It’s a dangerous time on the roads right now. Every day we drive past horrific accidents on the highway, or see them on the evening news. Sometimes the accidents are the result of an animal darting into the road, causing an unexpected reaction from a driver. Other times it’s an impaired driver. And, more and more, there’s a good chance that the driver was also distracted by their cell phones.
That’s something which has been gaining a lot of attention lately. Lots of Public Awareness campaigns being created by everyone from celebrities (Oprah’s “No Phone Zone Pledge”, for example) to revered international organizations like MADD and government approaches to the problem like banning the use of cell phones while driving, in all 10 provinces and 2 of the 3 territories in Canada. But here’s the thing: distracted driving incidents are on the rise. Teenagers, in particular, are more likely than every to pick up their cell phone to make a phone call or send a text than ever before.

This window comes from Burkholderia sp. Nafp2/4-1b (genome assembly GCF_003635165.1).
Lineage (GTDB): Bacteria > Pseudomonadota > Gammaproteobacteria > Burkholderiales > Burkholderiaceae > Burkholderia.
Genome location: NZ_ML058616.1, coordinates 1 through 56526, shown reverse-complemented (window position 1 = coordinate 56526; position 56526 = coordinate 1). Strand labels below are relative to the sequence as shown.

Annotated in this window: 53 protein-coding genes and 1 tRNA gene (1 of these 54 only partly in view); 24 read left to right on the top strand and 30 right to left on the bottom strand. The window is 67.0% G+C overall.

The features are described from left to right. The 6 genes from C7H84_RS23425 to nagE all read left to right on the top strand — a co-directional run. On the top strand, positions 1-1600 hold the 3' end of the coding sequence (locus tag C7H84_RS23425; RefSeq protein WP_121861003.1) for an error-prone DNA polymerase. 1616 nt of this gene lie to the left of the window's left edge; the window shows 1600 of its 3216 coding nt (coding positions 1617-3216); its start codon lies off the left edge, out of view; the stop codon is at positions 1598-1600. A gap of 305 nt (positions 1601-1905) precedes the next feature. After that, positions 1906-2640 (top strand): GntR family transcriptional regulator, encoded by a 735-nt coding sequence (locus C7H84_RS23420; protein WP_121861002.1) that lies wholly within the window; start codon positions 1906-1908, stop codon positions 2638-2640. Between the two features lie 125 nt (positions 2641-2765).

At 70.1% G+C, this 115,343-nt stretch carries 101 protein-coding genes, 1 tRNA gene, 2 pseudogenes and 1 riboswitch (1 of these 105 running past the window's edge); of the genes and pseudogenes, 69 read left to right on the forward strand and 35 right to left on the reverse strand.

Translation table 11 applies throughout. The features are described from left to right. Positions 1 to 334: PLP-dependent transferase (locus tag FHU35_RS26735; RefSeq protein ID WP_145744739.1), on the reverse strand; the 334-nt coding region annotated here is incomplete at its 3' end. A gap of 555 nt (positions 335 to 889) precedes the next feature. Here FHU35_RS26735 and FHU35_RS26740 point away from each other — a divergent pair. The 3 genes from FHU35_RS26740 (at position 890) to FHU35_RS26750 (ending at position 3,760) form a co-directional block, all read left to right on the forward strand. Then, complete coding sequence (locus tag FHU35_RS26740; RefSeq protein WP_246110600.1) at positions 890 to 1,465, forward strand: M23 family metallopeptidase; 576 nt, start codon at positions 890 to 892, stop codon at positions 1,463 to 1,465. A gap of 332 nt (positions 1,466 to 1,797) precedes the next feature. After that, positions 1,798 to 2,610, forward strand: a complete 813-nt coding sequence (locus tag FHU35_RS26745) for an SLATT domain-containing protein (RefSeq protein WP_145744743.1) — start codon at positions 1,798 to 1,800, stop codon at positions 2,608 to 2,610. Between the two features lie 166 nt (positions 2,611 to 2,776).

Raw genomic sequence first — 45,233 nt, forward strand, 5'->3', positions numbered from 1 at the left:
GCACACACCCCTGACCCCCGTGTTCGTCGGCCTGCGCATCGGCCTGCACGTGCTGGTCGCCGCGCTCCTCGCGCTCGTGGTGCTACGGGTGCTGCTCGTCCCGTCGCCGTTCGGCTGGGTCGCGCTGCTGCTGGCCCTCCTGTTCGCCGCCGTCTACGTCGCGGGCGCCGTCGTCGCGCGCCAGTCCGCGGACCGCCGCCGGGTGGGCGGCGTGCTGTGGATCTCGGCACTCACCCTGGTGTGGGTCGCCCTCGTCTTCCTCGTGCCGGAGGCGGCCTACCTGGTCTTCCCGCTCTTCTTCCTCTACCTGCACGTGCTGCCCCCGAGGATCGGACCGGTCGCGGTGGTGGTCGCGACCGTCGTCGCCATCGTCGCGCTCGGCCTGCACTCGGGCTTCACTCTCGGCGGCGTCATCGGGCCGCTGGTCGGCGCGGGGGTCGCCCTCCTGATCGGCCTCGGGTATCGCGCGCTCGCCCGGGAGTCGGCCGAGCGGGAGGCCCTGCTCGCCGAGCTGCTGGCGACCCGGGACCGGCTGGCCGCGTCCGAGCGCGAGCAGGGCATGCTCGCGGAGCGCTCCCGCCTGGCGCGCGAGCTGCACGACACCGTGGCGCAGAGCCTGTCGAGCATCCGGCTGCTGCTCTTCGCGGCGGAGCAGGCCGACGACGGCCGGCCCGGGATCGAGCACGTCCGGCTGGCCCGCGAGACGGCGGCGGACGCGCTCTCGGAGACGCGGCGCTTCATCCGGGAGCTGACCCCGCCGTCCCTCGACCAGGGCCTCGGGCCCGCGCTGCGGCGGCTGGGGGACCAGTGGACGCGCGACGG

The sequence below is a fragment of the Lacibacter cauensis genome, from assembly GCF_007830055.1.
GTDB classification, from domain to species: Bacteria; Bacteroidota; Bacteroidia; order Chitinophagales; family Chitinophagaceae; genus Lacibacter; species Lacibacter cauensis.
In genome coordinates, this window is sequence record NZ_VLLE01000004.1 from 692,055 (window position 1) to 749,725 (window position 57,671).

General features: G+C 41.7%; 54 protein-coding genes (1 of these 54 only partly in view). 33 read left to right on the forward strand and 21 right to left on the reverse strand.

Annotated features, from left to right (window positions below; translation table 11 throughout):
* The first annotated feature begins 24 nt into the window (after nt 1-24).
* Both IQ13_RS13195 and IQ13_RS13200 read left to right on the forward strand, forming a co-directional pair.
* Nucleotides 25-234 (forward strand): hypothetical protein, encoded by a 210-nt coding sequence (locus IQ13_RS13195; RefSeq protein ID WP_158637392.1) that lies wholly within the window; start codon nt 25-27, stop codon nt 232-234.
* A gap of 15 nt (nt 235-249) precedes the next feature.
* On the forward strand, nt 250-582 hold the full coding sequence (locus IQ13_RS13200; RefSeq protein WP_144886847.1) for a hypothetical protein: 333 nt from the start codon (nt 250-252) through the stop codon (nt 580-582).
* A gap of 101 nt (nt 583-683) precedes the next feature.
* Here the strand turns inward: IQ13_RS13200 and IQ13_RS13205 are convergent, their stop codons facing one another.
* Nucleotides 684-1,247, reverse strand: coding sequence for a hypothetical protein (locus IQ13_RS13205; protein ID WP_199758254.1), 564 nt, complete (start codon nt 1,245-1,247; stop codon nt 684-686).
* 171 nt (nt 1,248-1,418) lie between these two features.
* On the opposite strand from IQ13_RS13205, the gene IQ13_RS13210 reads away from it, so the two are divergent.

In a 2011 study conducted by the United States, 31% of respondents had admitted to using their cell phone while driving. Teen texting and driving was rampant back then – and that was four years ago. In May, 2015 AT&T released a new study which showed a 40% increase in teen texting and driving. That’s a 10% increase year over year. The study also revealed one surprising fact: 17% of people now admit to takings selfies while driving.
According to the same study, in 2011 there were approximately 660,000 people using an electronic device while driving at any given daylight moment in the United States. That’s scary stuff.
The unfortunate reality is that public awareness doesn’t work. People seem to have an “invincibility mentality” that makes them think nothing bad will happen to them, and use their phone while driving anyway. Because let’s face it: we all know it’s dangerous. We all know we shouldn’t be doing it. But for some reason a lot of us make the choice to do it anyway.
Public Awareness efforts have increased dramatically over the last several years, with police agencies all across the country working together to try and curb this habit. But even though the Edmonton Police made a very large public announcement that they would be cracking down on distracted drivers, they still issued more than 500 tickets for distracted driving in a single day.
The best way to stop people, young people especially, from using their cell phones while driving is to prevent them from ever forming that habit in the first place. Find some way, whether it’s bribery or installing a permanent solution (hint: KRSTI).
Maybe then the teen texting and driving statistics wouldn’t be so high.
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